I am a videographer in Portland, Oregon with a love for all things horses. Originally from Minnesota, my childhood was spent on racetracks across the Midwest. I am currently training my dream horse with hopes of excelling at dressage and Parelli. I have a Cairn Terrier, Ellie, and an old cat named Winston. I am fortunate to have a pretty nice boyfriend who understands and supports my love of horses. My blog helps keep a record of my successes and failures and helps friends and family enjoy the journey with me.
So Ann Kiser was not able to give me the test on Friday, but after seeing Maddy in the clinic, she filled out the paperwork and passed her on all seven games. We just need to submit our riding skills by video and we get our red savvy string. Yeah!!! Maddy did so well all week. We tried some new games, like some "binding" exercises and lots of advanced driving games. I thought she would panic in the first binding exercise we tried. I could just see her mind going the whole time. Basically, I put the lead around her and moved it back in forth across her side and legs, I let go with the front hand and step back which puts pressure on her halter. Normally, they would want to turn towards you, but the rope is pulling them the other way. So if they are smart (like Maddy) the give to pressure and spin around the face you like she is about to do in the top picture. The bottom picture is Maddy giving some flexion in her neck. She likes to bend around and she just waits there until I scratch her chin. She is a spoiled girl.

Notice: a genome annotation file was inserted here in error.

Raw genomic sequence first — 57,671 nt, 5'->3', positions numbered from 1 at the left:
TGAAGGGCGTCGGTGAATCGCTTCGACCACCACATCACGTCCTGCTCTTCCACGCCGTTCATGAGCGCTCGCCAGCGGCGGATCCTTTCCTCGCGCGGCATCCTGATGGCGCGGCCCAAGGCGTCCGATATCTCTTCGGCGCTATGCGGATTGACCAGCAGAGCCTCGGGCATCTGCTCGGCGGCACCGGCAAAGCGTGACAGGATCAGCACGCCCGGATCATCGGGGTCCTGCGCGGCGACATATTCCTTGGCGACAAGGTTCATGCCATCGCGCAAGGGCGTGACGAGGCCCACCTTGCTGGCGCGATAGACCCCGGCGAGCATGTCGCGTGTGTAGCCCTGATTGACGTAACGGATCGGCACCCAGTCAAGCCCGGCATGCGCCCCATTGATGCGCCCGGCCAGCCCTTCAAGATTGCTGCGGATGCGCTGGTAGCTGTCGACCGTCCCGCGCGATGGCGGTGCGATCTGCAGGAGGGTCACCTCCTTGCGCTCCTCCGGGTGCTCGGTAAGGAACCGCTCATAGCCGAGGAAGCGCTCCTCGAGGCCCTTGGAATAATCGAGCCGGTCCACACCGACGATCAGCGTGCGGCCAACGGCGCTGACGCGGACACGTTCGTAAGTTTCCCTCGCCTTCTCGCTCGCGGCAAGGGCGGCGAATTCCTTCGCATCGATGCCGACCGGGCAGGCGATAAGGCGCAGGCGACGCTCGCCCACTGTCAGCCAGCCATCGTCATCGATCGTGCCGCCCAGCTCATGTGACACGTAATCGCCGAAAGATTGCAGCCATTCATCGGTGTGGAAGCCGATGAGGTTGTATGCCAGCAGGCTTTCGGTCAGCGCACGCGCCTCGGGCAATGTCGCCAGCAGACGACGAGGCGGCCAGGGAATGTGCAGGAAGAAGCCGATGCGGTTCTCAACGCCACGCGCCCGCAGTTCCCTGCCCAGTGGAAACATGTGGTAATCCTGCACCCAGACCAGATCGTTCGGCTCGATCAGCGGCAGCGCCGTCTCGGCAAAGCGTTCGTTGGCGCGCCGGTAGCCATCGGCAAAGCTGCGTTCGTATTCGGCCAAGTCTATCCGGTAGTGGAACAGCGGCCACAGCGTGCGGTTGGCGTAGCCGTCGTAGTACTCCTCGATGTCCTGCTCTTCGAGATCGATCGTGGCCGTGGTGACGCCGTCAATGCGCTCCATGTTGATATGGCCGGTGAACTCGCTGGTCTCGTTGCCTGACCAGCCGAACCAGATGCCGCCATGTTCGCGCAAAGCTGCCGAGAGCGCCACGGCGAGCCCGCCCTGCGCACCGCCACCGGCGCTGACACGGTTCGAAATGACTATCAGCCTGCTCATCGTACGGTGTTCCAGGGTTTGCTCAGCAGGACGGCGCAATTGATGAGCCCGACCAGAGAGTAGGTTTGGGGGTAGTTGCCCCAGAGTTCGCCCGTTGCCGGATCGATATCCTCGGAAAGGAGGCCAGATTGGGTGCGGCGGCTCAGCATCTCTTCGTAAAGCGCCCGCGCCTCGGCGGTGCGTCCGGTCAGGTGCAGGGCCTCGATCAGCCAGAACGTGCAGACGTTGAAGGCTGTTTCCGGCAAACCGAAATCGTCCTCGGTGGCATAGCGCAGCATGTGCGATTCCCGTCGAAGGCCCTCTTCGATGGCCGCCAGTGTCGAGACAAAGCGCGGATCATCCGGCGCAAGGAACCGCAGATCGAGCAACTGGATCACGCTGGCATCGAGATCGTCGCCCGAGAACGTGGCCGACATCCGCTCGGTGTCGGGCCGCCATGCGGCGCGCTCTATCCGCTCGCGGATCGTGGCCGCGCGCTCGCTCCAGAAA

So I am taking my Level 1 Parelli test on Friday. Ann Kiser is coming to Templeton this weekend for a clinic. I am pretty excited, but so nervous. I just want her to be on her best behavior because I want the dang red savvy string! She can do everything great 90% of the time...it the 10% of the time that I am worried about. I have to take Jane Savoie advice and think positive and visualize myself holding that red savvy string. I think we can do it. Wish me luck.
So today I receive a letter in the mail from my boarding facility. I start to read and it goes on and on about our great equine family. Then the last paragraph of the two page letter says "Your board is going up $50 a month." YIKES!! The facility opened in October and we pay $425 for full care which is already painful. I expected the letter to say "Construction will be starting on our new house be patient." I will say that I love the barn. It is really nice and I love the horses that Maddy is turned out with. I also love my trainer that is there....but is $475 just too dang much??? I just want to stress that the facility is nice, but not jaw-dropping gorgeous. It is a half hour drive one way. There is no round pen. The turnouts are just electric tape and there hasn't been grass in any of them since December. Some days it feels chaotic with all the kids running around. But you get used to things and it is true, they all become your "equine family." So it feels like a big decision to make. I know moving Maddy to a new facility would "rock her world," but I have to be rational. What would you guys do??